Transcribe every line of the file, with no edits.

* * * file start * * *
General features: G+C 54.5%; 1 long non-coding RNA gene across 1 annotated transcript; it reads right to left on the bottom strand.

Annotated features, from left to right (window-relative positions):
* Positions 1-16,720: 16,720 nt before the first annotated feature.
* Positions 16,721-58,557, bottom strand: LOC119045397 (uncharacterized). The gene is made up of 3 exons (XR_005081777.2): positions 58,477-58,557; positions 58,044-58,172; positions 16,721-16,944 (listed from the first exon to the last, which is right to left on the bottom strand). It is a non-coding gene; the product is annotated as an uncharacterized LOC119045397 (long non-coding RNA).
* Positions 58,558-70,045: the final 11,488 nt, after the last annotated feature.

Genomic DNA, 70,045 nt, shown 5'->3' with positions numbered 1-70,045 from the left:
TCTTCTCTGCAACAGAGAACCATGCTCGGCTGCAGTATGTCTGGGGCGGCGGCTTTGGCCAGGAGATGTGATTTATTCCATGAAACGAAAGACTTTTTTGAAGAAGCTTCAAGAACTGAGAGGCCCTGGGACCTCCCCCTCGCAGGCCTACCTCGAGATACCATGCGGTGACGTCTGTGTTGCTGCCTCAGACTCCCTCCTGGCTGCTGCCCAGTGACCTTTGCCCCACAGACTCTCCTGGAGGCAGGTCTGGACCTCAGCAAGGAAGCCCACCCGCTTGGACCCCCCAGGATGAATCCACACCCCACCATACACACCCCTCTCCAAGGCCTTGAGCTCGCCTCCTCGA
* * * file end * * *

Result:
General features: G+C 54.5%; 1 long non-coding RNA gene across 1 annotated transcript; it reads right to left on the bottom strand.

Annotated features, from left to right (window-relative positions):
* Positions 1-16,720: 16,720 nt before the first annotated feature.
* Positions 16,721-58,557, bottom strand: LOC119045397 (uncharacterized). The gene is made up of 3 exons (XR_005081777.2): positions 58,477-58,557; positions 58,044-58,172; positions 16,721-16,944 (listed from the first exon to the last, which is right to left on the bottom strand). It is a non-coding gene; the product is annotated as an uncharacterized LOC119045397 (long non-coding RNA).
* Positions 58,558-70,045: the final 11,488 nt, after the last annotated feature.

Genomic DNA, 70,045 nt, shown 5'->3' with positions numbered 1-70,045 from the left:
TCTTCTCTGCAACAGAGAACCATGCTCGGCTGCAGTATGTCTGGGGCGGCGGCTTTGGCCAGGAGATGTGATTTATTCCATGAAACGAAAGACTTTTTTGAAGAAGCTTCAAGAACTGAGAGGCCCTGGGACCTCCCCCTCGCAGGCCTACCTCGAGATACCATGCGGTGACGTCTGTGTTGCTGCCTCAGACTCCCTCCTGGCTGCTGCCCAGTGACCTTTGCCCCACAGACTCTCCTGGAGGCAGGTCTGGACCTCAGCAAGGAAGCCCACCCGCTTGGACCCCCCAGGATGAATCCACACCCCACCATACACACCCCTCTCCAAGGCCTTGAGCTCGCCTCCTCGA